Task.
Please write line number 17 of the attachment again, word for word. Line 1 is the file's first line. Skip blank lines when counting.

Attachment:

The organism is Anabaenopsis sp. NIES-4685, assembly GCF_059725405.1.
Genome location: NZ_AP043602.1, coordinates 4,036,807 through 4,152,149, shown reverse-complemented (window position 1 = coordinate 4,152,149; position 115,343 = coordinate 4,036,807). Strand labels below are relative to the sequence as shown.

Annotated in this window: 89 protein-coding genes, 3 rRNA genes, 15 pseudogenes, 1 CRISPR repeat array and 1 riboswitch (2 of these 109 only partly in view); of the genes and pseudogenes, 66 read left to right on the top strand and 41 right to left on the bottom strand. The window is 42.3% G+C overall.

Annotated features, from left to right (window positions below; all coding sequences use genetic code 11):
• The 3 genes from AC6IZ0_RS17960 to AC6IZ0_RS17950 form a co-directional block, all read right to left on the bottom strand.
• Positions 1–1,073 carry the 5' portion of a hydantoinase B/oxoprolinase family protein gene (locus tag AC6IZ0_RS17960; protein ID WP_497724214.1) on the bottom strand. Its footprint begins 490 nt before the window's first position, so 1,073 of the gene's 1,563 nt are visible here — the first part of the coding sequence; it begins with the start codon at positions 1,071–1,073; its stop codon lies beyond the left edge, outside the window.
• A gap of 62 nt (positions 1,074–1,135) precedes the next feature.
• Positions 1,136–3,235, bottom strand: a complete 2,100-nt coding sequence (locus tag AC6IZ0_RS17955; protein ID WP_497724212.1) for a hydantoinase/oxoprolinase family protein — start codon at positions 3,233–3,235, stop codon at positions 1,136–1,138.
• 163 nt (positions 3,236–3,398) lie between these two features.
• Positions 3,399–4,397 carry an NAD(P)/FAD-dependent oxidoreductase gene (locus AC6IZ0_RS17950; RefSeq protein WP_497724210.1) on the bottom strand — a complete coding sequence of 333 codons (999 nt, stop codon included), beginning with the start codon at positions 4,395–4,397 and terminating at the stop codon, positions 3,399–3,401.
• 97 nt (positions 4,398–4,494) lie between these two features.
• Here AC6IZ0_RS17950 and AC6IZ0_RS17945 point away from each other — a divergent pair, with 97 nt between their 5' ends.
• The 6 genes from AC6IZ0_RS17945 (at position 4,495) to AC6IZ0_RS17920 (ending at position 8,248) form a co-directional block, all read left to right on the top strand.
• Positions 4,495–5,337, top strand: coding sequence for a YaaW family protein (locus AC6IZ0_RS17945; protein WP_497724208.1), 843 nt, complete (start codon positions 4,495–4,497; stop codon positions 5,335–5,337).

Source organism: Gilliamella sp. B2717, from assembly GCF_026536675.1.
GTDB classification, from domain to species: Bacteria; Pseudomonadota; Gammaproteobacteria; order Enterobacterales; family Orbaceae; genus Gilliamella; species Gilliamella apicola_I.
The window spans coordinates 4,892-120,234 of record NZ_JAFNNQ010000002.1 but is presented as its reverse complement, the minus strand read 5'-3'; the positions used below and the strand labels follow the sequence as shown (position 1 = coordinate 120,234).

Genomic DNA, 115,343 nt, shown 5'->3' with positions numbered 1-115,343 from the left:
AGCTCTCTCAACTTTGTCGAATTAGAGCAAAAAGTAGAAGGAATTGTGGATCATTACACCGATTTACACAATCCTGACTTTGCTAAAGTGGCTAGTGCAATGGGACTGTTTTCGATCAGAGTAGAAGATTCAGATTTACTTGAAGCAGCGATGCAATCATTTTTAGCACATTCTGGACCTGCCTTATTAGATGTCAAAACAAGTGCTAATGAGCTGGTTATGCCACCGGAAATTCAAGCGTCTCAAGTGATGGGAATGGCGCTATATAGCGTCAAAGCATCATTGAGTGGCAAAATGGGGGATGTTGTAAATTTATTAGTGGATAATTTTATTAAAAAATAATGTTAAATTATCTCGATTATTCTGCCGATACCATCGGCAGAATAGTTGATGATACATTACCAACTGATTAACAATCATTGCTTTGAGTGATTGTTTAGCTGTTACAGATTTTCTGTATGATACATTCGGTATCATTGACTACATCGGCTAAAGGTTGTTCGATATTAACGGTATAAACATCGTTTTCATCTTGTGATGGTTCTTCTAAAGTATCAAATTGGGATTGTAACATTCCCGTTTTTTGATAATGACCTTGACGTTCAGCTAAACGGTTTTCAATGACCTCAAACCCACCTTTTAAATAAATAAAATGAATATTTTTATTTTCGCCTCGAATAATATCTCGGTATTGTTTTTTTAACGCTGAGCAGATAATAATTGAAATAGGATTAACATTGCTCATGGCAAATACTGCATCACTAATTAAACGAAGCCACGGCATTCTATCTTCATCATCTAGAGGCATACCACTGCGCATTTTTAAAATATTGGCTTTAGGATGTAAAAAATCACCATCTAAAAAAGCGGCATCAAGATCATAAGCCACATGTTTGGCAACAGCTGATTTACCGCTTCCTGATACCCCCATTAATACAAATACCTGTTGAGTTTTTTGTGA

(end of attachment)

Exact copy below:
The window spans coordinates 4,892-120,234 of record NZ_JAFNNQ010000002.1 but is presented as its reverse complement, the minus strand read 5'-3'; the positions used below and the strand labels follow the sequence as shown (position 1 = coordinate 120,234).